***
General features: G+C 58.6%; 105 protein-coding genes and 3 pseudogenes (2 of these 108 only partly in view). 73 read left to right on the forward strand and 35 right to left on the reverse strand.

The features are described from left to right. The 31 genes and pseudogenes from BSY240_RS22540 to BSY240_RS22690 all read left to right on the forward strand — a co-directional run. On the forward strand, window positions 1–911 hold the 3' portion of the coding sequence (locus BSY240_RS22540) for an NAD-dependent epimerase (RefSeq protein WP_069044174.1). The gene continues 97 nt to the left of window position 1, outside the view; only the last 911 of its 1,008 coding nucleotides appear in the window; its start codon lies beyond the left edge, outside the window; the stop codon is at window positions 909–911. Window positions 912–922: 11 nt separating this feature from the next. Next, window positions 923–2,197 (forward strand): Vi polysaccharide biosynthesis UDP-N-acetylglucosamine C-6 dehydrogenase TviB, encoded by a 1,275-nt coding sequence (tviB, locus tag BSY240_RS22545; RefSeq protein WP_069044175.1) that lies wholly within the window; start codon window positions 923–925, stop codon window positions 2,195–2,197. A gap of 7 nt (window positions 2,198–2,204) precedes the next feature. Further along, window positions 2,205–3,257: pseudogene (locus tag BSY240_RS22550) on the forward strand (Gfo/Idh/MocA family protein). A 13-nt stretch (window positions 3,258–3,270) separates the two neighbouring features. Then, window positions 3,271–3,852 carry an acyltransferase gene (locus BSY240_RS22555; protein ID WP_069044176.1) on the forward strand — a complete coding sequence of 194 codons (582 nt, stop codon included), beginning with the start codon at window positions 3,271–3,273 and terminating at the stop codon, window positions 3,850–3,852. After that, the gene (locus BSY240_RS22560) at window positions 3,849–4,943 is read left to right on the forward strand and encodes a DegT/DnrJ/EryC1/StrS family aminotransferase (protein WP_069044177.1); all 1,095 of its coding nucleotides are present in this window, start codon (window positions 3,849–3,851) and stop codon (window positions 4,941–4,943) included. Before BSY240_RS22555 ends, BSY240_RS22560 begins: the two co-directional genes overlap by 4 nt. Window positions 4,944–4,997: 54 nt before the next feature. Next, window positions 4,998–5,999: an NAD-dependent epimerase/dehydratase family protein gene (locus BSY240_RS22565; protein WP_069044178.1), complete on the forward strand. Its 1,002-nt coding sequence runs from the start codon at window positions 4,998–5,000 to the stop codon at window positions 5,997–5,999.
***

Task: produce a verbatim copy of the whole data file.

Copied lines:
General features: G+C 58.6%; 105 protein-coding genes and 3 pseudogenes (2 of these 108 only partly in view). 73 read left to right on the forward strand and 35 right to left on the reverse strand.

The features are described from left to right. The 31 genes and pseudogenes from BSY240_RS22540 to BSY240_RS22690 all read left to right on the forward strand — a co-directional run. On the forward strand, window positions 1–911 hold the 3' portion of the coding sequence (locus BSY240_RS22540) for an NAD-dependent epimerase (RefSeq protein WP_069044174.1). The gene continues 97 nt to the left of window position 1, outside the view; only the last 911 of its 1,008 coding nucleotides appear in the window; its start codon lies beyond the left edge, outside the window; the stop codon is at window positions 909–911. Window positions 912–922: 11 nt separating this feature from the next. Next, window positions 923–2,197 (forward strand): Vi polysaccharide biosynthesis UDP-N-acetylglucosamine C-6 dehydrogenase TviB, encoded by a 1,275-nt coding sequence (tviB, locus tag BSY240_RS22545; RefSeq protein WP_069044175.1) that lies wholly within the window; start codon window positions 923–925, stop codon window positions 2,195–2,197. A gap of 7 nt (window positions 2,198–2,204) precedes the next feature. Further along, window positions 2,205–3,257: pseudogene (locus tag BSY240_RS22550) on the forward strand (Gfo/Idh/MocA family protein). A 13-nt stretch (window positions 3,258–3,270) separates the two neighbouring features. Then, window positions 3,271–3,852 carry an acyltransferase gene (locus BSY240_RS22555; protein ID WP_069044176.1) on the forward strand — a complete coding sequence of 194 codons (582 nt, stop codon included), beginning with the start codon at window positions 3,271–3,273 and terminating at the stop codon, window positions 3,850–3,852. After that, the gene (locus BSY240_RS22560) at window positions 3,849–4,943 is read left to right on the forward strand and encodes a DegT/DnrJ/EryC1/StrS family aminotransferase (protein WP_069044177.1); all 1,095 of its coding nucleotides are present in this window, start codon (window positions 3,849–3,851) and stop codon (window positions 4,941–4,943) included. Before BSY240_RS22555 ends, BSY240_RS22560 begins: the two co-directional genes overlap by 4 nt. Window positions 4,944–4,997: 54 nt before the next feature. Next, window positions 4,998–5,999: an NAD-dependent epimerase/dehydratase family protein gene (locus BSY240_RS22565; protein WP_069044178.1), complete on the forward strand. Its 1,002-nt coding sequence runs from the start codon at window positions 4,998–5,000 to the stop codon at window positions 5,997–5,999.